Excerpts of Guest Post: How Can the LDS Church Maintain Its Core Values and Help Those Struggling with Same Gender Attraction by D. Michael Quinn at mormonsformarriage.com...
And so what can an institution like the LDS Church do to aid those who are struggling with same-gender attractions, while the Church still maintains its core values?
First, acknowledge officially that this struggle is not a choice. It arises spontaneously in a small minority of humans from a combination of genes, hormones, and environmental influences that are fixed before the age of eight–when each homosexually oriented child is "innocent" by LDS revelation.
Second, LDS leaders should frequently urge those with this struggle to choose life on earth, not suicide.
Third, frequently urge parents not to reject or kick-out-of-the-house their children who are struggling with same-gender attractions.
Fourth, frequently urge parents not to reject their children who have decided to act upon those attractions. While maintaining a not-in-our-house rule, few parents of heterosexually active teenagers kick them out.
Fifth, LDS leaders should frequently encourage all parents to be long-suffering, emotionally available, verbally kind, and non-violent with their sexually active teenagers, so as not to force these vulnerable kids onto the streets as abandoned children or run-a-ways.
Are these things too much to ask of the compassionate men who are prophets, seers, and revelators of the LDS Church? I hope not, because none of the above recommendations violate any commandment or revelation of God.
Do LDS Policies Need to be Altered?
Next is the more difficult question of altering LDS policies–whether traditional or recent, formal or informal. At the most fundamental level, I recommend changes which are absolutely consistent with all the commandments and revelations of God.
First, change the General Handbook of Instructions to specify that there should be no punishments nor sanctions of any kind against Latter-day Saints who are struggling with same-gender attractions, without having engaged in sex acts. There should be no restrictions on Church service–including full-time missions–for simply being seriously tempted.
Second, the General Handbook should specify that the consequences of same-sex intimacy should be no more severe or long-lasting than the consequences for opposite-sex intimacy.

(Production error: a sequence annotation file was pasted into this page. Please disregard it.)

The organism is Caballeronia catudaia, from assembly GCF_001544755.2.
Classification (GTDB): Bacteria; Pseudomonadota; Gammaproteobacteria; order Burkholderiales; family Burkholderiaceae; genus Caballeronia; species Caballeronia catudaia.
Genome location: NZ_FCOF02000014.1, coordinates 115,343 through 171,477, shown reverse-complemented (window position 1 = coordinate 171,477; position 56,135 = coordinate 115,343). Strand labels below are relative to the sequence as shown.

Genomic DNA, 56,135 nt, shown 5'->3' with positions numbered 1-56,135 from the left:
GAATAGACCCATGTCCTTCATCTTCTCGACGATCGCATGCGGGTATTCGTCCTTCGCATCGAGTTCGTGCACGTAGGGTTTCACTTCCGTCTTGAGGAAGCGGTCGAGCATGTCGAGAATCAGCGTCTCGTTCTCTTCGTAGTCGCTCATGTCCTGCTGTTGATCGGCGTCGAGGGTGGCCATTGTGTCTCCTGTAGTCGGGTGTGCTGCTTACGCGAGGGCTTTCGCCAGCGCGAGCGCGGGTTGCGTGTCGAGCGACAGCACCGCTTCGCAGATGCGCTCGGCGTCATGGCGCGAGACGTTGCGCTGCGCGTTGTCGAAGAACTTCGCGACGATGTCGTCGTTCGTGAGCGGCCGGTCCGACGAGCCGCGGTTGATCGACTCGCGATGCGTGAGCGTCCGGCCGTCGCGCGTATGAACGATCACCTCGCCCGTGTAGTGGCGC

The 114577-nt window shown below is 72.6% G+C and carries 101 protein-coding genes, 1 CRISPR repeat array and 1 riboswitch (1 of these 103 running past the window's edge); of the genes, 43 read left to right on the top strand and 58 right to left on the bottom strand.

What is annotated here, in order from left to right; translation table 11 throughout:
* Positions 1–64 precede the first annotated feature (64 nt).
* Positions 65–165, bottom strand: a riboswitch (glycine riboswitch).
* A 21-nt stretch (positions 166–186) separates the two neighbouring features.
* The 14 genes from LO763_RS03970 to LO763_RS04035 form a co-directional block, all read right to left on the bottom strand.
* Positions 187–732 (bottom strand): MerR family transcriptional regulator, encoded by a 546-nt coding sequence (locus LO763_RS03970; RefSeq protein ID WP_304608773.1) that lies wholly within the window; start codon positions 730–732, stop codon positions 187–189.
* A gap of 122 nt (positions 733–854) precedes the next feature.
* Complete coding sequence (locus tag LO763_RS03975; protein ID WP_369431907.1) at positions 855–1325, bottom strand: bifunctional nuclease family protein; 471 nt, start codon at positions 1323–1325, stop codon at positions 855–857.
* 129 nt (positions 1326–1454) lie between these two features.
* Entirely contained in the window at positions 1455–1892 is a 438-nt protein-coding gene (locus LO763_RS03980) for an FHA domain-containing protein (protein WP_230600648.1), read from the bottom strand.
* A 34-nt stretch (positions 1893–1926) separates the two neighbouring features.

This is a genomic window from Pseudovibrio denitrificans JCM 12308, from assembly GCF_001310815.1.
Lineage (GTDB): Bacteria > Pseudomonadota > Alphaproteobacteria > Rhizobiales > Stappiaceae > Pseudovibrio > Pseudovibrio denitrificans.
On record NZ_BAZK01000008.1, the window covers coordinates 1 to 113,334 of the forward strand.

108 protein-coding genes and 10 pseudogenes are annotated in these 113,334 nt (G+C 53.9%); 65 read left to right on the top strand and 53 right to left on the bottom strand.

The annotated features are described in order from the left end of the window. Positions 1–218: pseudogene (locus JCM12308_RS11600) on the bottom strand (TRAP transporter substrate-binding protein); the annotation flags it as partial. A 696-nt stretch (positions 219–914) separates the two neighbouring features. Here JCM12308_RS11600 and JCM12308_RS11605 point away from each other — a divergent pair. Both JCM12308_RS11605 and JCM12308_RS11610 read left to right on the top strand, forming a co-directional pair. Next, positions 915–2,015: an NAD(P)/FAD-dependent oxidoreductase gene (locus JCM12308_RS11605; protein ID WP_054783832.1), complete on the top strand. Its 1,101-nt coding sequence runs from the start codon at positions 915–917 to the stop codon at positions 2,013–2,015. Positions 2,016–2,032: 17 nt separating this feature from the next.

Third, the General Handbook should specify that, just as there are no penalties for male-female kissing by the unmarried, there should be no penalties for same-gender kissing in public or private.
Fourth, the General Handbook should specify that physically attacking persons suspected of being bisexual, homosexual, lesbian, or transgender is as serious a transgression as physically attacking anyone else, including battered spouses and abused children.
Fifth, at least once during each general conference, a speaker should restate the above changes during the first ten years after they are added to the General Handbook. Every one of them is completely consistent with the Gospel, and I hope I am mistaken in thinking they have not been added to General Handbook during the years since I last read it.
What about marriage?
Now, as to marriage. First, despite President Hinckley's emphatic statement in 1987 and despite the dangers of unhappy spouses and of children living with divorce, most LDS leaders and members believe that it would violate God's will if they do not encourage every homosexually inclined person to enter heterosexual marriage. Rather than a change in Church policy, I ask all Mormons two questions: "Would you advise your daughter or granddaughter to marry a homosexually oriented man? Would you advise your son or grandson to marry a homosexually oriented woman?" If you cannot answer "Yes" to both questions, then you should not counsel Mormons in general to do so. Make this your personal decision, and leave the rest to God and His revelations to each individual struggling with same-gender attractions.
Second is the question of civil unions or legal marriage for persons of the same gender or same sex. I ask all LDS leaders and members with pioneer Utah ancestry to remember that the plural marriages of their Mormon ancestors had no detrimental effects on "the institution of marriage" or "traditional marriage" in Boston or anywhere else during the nineteenth century. The same is equally true for the legalized same-sex marriages now being performed and lived in New England, in Iowa, in Canada, and in much of Northern Europe. Historically, and to the present, the unusual marriages of a very small minority have not damaged the traditional marriages of the vast majority.
Let civil proceedings occur in "the land of the free" without interference by religious groups. After the legalization of same-sex marriage, religious officials can still decline to perform those marriages, just as Southern Baptist ministers were not required to perform interracial marriages after the U.S. Supreme Court's decision in Loving v. Virginia. Ministers have the privilege to perform civil marriage, not the obligation to do so–even after being licensed with that authority. A licensed minister can decline to perform any marriage. ...